As a companion to their excellent Great Wagner Singers boxed set
compiled and released in celebration of the Wagner Bicentennial, Deutsche
Grammophon have also released Great Wagner Conductors, a selection of
orchestral music conducted by five of the most iconic Wagnerian conductors of
the Twentieth Century, extracted from Deutsche Grammophon’s extensive
There could be no greater gift to the Wagnerian celebrating the Master’s
Bicentennial than this compilation from Deutsche Grammophon, aptly entitled
Great Wagner Singers.
What better way for Masonic brothers, Wolfgang Amadeus Mozart and Emmanuel Shikaneder to disseminate Masonic virtues, than through the most popular musical entertainment of their age, a happy ending folktale that features a dragon, enchanting flutes and bells, mixed-up parentage, and a beautiful young princess in distress?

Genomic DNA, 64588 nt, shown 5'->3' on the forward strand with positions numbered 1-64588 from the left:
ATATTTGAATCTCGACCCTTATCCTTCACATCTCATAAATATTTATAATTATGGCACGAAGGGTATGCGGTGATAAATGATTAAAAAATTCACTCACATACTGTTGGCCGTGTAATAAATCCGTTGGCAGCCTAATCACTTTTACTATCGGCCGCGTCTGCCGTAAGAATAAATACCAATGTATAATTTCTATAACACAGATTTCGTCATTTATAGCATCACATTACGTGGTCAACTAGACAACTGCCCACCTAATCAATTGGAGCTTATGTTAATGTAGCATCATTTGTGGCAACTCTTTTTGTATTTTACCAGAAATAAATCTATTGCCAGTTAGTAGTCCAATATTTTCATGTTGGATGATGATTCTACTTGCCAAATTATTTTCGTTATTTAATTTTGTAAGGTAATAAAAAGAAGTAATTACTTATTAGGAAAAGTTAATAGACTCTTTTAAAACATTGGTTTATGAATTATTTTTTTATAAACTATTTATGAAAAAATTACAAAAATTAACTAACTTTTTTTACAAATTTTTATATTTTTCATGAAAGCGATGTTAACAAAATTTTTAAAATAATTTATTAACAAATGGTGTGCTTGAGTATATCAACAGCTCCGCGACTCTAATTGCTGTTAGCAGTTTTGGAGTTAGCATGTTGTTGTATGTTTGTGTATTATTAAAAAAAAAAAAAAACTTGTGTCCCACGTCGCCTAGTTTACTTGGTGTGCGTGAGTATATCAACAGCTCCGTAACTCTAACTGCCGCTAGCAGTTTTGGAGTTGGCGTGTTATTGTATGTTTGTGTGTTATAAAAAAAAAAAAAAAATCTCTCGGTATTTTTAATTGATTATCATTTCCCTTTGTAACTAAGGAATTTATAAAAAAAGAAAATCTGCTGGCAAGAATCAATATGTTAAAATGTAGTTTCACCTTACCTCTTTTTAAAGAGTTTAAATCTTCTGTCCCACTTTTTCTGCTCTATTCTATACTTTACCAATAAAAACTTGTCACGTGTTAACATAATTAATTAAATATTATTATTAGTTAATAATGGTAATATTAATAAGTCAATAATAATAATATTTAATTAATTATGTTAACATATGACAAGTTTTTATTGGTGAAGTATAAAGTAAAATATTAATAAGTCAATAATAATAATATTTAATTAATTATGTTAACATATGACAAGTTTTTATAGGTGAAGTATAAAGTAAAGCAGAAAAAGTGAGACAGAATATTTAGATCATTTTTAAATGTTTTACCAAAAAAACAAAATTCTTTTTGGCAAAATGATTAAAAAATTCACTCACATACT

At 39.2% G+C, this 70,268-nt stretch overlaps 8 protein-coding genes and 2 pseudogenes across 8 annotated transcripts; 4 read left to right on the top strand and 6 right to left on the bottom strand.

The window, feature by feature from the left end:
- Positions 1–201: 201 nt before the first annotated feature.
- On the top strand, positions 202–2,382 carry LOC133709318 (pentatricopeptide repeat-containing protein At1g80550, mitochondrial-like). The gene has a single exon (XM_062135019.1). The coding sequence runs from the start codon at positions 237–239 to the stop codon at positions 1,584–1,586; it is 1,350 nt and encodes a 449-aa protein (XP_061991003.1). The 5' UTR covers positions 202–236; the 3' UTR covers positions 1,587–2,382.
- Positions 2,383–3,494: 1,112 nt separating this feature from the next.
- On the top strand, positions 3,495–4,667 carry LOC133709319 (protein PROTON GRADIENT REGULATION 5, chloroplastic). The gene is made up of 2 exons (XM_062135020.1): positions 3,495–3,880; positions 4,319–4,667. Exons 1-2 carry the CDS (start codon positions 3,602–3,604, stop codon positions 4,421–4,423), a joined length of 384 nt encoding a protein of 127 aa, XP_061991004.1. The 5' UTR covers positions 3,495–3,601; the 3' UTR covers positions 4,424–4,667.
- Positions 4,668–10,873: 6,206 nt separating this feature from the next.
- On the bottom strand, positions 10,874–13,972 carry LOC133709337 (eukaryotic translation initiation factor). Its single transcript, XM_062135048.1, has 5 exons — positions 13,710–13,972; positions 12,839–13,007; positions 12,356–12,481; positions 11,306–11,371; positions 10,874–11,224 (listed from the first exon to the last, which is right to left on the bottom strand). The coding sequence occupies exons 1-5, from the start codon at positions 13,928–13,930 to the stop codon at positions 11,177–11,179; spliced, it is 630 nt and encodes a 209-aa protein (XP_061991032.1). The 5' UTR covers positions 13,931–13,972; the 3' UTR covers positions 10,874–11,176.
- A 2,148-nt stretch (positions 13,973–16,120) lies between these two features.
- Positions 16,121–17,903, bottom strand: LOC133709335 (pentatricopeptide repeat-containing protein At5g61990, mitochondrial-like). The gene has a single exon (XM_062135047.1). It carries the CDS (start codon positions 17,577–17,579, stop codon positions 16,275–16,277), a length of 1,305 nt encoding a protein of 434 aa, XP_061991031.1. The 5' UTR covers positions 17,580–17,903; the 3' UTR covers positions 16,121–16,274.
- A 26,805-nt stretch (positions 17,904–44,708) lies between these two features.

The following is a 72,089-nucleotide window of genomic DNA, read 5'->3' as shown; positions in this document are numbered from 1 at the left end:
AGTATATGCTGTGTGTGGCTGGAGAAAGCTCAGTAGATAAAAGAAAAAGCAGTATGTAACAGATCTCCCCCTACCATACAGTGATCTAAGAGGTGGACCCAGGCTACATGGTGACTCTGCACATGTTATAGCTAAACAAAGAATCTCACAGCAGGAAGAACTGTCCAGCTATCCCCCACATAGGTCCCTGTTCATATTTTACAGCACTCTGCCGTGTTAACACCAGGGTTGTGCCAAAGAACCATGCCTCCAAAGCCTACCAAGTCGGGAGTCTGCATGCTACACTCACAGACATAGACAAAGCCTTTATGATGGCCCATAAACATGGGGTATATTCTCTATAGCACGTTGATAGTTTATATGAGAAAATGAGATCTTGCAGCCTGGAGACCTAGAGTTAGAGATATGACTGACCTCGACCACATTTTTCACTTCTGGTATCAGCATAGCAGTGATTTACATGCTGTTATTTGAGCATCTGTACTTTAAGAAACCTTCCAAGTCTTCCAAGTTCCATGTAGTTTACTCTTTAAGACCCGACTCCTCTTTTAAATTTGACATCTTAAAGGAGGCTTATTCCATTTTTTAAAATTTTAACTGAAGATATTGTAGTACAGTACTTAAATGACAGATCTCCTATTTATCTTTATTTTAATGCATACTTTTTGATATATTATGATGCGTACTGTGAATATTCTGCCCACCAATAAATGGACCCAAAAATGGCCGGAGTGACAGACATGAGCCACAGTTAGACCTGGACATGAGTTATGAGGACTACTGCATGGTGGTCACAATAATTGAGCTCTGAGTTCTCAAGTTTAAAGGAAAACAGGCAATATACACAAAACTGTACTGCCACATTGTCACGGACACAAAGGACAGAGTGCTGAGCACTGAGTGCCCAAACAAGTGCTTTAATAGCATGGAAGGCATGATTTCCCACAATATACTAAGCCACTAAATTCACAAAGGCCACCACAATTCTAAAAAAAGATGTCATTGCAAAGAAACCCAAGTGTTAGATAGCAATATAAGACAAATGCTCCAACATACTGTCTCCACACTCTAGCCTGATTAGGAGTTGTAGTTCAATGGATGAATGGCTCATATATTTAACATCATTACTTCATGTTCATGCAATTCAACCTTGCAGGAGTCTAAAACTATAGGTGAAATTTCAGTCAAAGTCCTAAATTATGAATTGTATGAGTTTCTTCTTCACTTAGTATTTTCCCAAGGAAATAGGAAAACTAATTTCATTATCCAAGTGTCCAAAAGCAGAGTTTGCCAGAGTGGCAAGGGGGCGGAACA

Since its first performance at the Teatro Santi Giovanni e Paolo during Venice’s 1643 Carnevale, Monteverdi’s L’Incoronazione di Poppea has been one of the most important milestones in the genesis of modern opera despite its 250 years of unmerited obscurity.
Though 2013 is the bicentennial of the births of Giuseppe Verdi and Richard Wagner, the releases of Cecilia Bartoli’s recording of Bellini’s Norma on DECCA, a new studio recording of Donizetti’s Caterina Cornaro from Opera Rara, and this première recording of Saverio Mercadante’s forgotten I due Figaro, suggest that this is the start of a summer of bel canto.